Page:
Shower with sharp updraft and developing base near Cannon Falls, MN.
Base of the now tornado warned shower near Hampton, MN.
Wall cloud forming near Hampton, MN.
Wall cloud weakening but still having rising motion into the base as we traveled on Hwy 50 east of Hampton.
Structure shot of shower and base over Vermillion, MN. Notice inflow tail to the right wrapping into the cell.
Wall cloud becoming much tighter and more pronounced near Inver Grove Heights.
Large wall cloud with rotation moving north-northwest of Inver Grove Heights.
More photos from this day can be found here: http://www.flickr.com/photos/39991047@N02/sets/72157627022778876/
06-21-11 CHASE LOG: MINNESOTA MaryLynn and I left Burnsville, MN around 12:30pm and headed down Hwy 52 as showers were approaching from the south. These showers were developing on a northward lifting occluded front and a triple point lifting north along the MS River, while the warm front was further east into WI. The area along these boundaries was in an environment of high speed shear and some decent turning in the low levels, while instability had increased due to a few hours of heating during the late morning as rain had moved north of the area. This was all taking place as a deep surface low slowly meandered across southwest MN.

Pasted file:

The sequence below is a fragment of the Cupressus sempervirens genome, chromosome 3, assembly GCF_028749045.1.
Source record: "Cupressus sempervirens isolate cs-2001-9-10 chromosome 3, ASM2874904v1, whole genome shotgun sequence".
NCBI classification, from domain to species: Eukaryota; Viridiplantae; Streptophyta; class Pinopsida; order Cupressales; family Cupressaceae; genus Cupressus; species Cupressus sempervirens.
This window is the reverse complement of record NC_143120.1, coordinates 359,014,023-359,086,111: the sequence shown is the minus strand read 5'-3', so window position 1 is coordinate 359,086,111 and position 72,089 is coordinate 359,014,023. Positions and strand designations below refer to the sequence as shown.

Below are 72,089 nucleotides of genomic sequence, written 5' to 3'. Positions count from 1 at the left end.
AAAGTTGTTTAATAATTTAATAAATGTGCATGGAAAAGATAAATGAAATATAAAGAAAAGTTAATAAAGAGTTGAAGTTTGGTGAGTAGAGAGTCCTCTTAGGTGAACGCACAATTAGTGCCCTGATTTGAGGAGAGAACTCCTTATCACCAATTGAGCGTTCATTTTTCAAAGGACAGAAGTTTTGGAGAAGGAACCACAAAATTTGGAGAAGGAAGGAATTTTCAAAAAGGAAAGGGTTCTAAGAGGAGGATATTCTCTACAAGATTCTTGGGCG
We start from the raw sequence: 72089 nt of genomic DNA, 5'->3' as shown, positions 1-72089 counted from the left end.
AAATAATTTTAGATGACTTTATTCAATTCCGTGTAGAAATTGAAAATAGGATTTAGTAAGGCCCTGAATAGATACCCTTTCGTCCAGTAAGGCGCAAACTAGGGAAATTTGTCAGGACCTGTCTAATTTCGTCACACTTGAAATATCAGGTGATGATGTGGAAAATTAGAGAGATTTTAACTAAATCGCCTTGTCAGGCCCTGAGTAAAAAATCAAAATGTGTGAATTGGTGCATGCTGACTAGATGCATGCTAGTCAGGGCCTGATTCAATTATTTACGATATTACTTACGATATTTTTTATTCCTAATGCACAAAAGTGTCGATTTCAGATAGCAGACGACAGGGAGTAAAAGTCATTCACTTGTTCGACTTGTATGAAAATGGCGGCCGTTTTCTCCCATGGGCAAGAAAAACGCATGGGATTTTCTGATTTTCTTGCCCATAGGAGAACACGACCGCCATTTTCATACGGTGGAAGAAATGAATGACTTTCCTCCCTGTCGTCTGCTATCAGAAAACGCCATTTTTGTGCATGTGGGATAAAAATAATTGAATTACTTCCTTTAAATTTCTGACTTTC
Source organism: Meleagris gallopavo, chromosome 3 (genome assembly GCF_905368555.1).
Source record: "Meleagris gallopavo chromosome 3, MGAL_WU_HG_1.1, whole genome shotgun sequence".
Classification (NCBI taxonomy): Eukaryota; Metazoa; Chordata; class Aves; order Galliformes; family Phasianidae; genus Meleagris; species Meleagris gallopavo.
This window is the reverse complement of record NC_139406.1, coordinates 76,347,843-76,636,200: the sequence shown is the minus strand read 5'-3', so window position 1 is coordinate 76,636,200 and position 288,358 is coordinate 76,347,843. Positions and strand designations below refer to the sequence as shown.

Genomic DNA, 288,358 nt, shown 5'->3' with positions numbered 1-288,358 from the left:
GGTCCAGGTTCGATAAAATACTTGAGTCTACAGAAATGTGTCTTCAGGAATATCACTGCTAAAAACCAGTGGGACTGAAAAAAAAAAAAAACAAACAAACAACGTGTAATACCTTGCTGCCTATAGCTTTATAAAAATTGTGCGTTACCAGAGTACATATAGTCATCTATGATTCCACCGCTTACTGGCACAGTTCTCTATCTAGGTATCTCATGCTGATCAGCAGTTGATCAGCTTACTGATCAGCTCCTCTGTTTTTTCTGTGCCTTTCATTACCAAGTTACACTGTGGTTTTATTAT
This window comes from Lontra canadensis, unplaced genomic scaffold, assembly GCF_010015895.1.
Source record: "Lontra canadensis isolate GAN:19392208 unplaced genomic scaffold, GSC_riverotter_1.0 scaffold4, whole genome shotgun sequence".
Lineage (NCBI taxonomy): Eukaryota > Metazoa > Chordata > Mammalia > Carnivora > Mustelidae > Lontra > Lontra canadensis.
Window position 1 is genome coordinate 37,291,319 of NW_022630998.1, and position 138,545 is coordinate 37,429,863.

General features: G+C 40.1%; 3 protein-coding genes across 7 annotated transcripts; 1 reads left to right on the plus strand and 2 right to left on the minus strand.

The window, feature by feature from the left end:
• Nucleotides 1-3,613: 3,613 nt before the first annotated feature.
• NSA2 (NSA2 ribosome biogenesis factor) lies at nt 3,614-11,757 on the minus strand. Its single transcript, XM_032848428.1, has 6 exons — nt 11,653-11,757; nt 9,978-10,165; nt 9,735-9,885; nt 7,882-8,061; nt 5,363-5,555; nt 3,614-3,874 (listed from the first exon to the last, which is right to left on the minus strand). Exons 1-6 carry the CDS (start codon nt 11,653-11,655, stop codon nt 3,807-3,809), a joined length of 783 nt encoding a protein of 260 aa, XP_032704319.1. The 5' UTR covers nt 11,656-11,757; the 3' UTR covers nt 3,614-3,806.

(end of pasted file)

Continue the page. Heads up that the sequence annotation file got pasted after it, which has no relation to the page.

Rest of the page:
The showers became heavier and more pronounced as we approached Cannon Falls, MN so we decided to wait and see what they would do. One shower began to take off north of town and a crisp updraft was observed on the low topped shower with a lowering beginning to form. We followed north on Hwy 52 just as the storm became tornado warned and the shower began to show signs of rotation on radar. The lowering soon formed a wall cloud near Hampton as we progressed east of the storm on Hwy 50 and then paralleling the storm north on Co Rd 85 towards Vermillion. The wall cloud weakened near Vermillion and re-formed north of town near Coates. We traveled west on Hwy 62 and then north again on Hwy 52, getting back underneath the cell as the wall cloud began to grow and the rotation became more pronounced. Near the Koch Refining Company on the east side of Rosemount is where the strongest rotation of the wall cloud was observed with rapid condensation into the base, strong inflow, coupled with RFD winds that appeared to be dragging the smoke and steam from the refinery back around and into the shower itself. It was a really cool sight to see but at no time did I see a funnel, although I would not be surprised if there was a spin-up around this time as it was looking rather impressive.
Thereafter, we followed up Hwy 55 and South Robert Trail into Inver Grove Heights as the wall cloud became the largest it had been the entire time. As we took Hwy 110 west to 35E north, the wall cloud held together upon moving through St Paul but became more ragged upon moving northwest of the city. The shower continued off to the northwest and we were not able to follow due to the traffic congestion on Hwy 36 and a similar circumstance and crash on I-694 west. This cell did end up producing an EF-0 tornado in Blaine and Coon Rapids.
The amazing thing with this cell was that there was not any lightning through the duration that we were following, likely due to being low-topped and not high enough above the freezing level to lead to a separation of charges and, therefore, lightning. It was interesting to witness several wall clouds out of a small shower.